Monday, June 27, 2005

The Shrinking Box Office

Reportedly, Hollywood is in something of a tizzy because of declining box office revenues. I think a big part of the problem has to do with the behavior of movie house patrons, and the reluctance of their owners to intercede.

A few years ago, an older woman I know expressed to me that she stopped going to movies when they were transformed from a nice night out to a place where you had to suffer through the person behind you slurping soda and chomping a bucket of popcorn. I don't think she would be attracted back to today's movie houses, where increasingly you can add such items as pizza, nachos, and hotdogs to your list of "eat while viewing" pleasures. Yet most people adapted to that level of interference with their movie enjoyment. So enter what bothers me.

The phenomenon of parents dropping kids off at a movie theater for several hours, such that the movie theater acts as a de facto babysitter, is not new. Nor is the fact that some teens don't behave well in the theater. But in recent years the type of bad behavior one might associate with a young teenager seems to be exemplified in a population of young adults - people in their late teens and early twenties - who seem to believe that the movie theater is an extension of their living rooms. Most of these people are just plain inconsiderate, but some actually make a special effort to make a movie unenjoyable for everybody else in the theater. When a patron complains, missing part of the movie to do so, management may warn the rambunctious viewers, but the sanction for bad conduct rarely extends past a warning, and the bad behavior often resumes the moment the manager (or security guard) leaves the theater.

I think that the theaters view this as in their own self-interest. The problem customers are frequent visitors. The complainers are typically infrequent customers. With profits turning on repeat viewers (that is, people who watch the same movie more than once) and high concession sales, movie theaters seem to prefer losing the older, more mature customers who are irregular movie viewers, in favor of retaining those who disturb the viewing pleasure of other patrons but (statistically) see lots of movies. (Movies, particularly "blockbusters", are increasingly written to draw viewers in their teens and early twenties to the theater, two, three, four or more times. The economics of a blockbuster are dependent upon repeat viewers.)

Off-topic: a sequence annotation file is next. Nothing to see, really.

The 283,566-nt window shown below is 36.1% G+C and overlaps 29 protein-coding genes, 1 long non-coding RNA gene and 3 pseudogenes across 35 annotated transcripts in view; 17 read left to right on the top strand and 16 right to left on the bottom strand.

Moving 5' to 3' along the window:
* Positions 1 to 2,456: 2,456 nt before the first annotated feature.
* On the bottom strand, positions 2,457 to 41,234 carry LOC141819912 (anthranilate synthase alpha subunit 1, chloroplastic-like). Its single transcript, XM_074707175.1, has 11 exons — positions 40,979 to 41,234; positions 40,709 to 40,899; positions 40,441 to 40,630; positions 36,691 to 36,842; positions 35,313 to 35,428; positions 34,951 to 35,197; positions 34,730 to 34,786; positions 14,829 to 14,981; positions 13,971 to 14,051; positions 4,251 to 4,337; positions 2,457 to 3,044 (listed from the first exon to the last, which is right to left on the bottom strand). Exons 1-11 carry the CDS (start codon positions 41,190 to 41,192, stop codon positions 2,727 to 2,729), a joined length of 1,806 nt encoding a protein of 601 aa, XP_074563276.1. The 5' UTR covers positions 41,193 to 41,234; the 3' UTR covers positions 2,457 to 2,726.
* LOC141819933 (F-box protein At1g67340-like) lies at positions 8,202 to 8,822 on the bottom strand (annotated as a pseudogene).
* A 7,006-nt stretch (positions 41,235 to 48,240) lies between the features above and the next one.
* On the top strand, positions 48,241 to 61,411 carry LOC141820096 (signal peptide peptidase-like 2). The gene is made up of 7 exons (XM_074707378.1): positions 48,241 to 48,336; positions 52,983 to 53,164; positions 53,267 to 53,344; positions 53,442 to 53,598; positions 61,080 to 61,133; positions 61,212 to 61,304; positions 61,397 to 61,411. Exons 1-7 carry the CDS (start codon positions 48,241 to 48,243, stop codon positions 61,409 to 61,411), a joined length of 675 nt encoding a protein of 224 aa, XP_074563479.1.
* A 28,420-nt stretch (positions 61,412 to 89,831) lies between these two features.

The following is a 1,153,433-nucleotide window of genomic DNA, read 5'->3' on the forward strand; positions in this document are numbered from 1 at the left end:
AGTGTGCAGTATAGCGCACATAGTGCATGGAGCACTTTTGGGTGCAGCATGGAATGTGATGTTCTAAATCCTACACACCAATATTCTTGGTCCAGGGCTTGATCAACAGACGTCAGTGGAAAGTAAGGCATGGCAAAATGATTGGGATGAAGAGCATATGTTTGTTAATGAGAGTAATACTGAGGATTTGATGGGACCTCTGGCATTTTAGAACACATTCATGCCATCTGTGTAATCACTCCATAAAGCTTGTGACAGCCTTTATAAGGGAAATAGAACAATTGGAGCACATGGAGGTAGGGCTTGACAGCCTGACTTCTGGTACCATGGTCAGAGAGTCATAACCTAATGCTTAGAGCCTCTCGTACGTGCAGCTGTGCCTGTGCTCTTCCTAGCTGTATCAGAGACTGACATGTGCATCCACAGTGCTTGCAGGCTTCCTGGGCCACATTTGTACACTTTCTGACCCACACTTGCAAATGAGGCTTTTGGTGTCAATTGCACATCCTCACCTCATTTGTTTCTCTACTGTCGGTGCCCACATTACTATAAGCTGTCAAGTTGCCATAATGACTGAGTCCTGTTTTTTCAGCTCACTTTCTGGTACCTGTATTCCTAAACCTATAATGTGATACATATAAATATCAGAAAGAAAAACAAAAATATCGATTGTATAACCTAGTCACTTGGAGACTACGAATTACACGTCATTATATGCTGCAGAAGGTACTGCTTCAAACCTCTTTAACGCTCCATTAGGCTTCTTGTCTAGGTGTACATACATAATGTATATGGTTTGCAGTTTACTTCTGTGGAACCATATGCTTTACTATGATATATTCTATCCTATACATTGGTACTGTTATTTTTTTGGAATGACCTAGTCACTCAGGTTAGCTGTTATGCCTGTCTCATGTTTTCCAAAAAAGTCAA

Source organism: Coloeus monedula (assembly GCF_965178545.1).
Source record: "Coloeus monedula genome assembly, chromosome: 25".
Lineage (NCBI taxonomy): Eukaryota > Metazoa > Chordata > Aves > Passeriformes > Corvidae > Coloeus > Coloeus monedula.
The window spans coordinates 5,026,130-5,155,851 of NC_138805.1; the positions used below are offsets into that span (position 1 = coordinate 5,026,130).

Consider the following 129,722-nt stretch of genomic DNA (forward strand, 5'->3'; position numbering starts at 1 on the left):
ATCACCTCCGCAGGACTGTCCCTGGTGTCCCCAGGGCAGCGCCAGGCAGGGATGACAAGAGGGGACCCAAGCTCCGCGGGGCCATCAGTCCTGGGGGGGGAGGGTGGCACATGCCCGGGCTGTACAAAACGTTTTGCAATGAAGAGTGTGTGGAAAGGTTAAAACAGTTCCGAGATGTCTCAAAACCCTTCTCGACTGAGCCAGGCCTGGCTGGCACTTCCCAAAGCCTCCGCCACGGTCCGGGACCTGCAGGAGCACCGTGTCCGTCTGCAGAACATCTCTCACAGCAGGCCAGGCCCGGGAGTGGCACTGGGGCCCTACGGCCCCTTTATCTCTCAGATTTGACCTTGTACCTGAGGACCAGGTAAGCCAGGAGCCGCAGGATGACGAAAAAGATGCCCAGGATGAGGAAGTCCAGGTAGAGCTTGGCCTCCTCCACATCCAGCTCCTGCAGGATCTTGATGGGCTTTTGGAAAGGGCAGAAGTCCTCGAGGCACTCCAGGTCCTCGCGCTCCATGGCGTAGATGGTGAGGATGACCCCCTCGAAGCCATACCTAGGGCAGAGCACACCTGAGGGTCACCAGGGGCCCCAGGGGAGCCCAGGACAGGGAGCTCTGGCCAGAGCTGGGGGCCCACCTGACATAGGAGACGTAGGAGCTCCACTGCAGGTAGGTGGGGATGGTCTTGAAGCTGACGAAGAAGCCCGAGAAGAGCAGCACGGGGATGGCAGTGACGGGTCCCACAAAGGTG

Two adult tickets, a couple of sodas, and a bag of popcorn - about $25? A DVD rental, a bag of microwave popcorn, beverages from your fridge, and nobody talking over the movie dialog - about $7? If this Michigan experience is typical of the rest of the nation, presumably a big part of the box office decline can be attributed to people deciding that there are darn few movies which they want to see so badly that they won't wait for the DVD.


  1. Or worse, parents who bring small children to R-rated movies.

  2. Before our last two or three movie experiences, I would have agreed that small children in R-rated movies are far worse than badly behaved teenagers or young adults. Now I have to place them in equal camps, because the parents don't take well to other people asking their children to be quiet, just as grown-up brats scoff at the "old bitch."

    Maybe I have grown old and cantankerous, but it really earns my ire when I take the time and money to pay for a sitter to have a nice evening out, only to deal with other people's badly behaved children.


  3. Man, you're still only paying $7?

    In Philadelphia, full-price non-matinee no-discount adult tickets are already headed right for $10, with no intention of, say, hanging out and chilling there for a while.

    NYC passed $10 some time ago. I wonder when they'll hit $20. Nay, $50.

    If that's all you worry about, lucky you. I hate the following:

    People on their cell phones.
    People who talk back to the screen - not kids, adults.
    People who get up to take cell calls (as it rings...and rings... and rings) in the lobby, and then come back in. Answering a phone call during a movie should be good for banning. From the movie, the theater, Earth, whatever.

    Ads. I sit through 10 minutes of television-type commercials before the movie previews begin. I *hate* that. I should not have to see, watch, or think about t.v. when I go to a movie. Come in, sit down, lights down, previews, movie, go home. Period.

    High prices for candy. Popcorn? $5. Soda? A Very Large is 97,300 ounces, and you'll have to put it on your Visa (nobody carries that much cash).

    Also, big hair/ cowboy hats in front of me. Not a big problem. Happens sometimes.

    Also, now that I'm out of things to write about, visit my blawg! Unused & Probably Unusable.

  4. No, we are not paying only $7. That number refers to a quiet home DVD viewing and refreshments.

    We live in Michigan, not la-la land :)


  5. . . . and the "lag time" between the movie leaving the theaters and the DVD hitting the shelves is shrinking . . . : )

    On a petty and only somewhat relevant note, the best movie viewing experience left is at military theaters. The prices (tickets and concessions) are lower and the patrons are much better behaved . . . of course they do still play the national anthem before the show, but some of us actually enjoy that . . .



Note: Only a member of this blog may post a comment.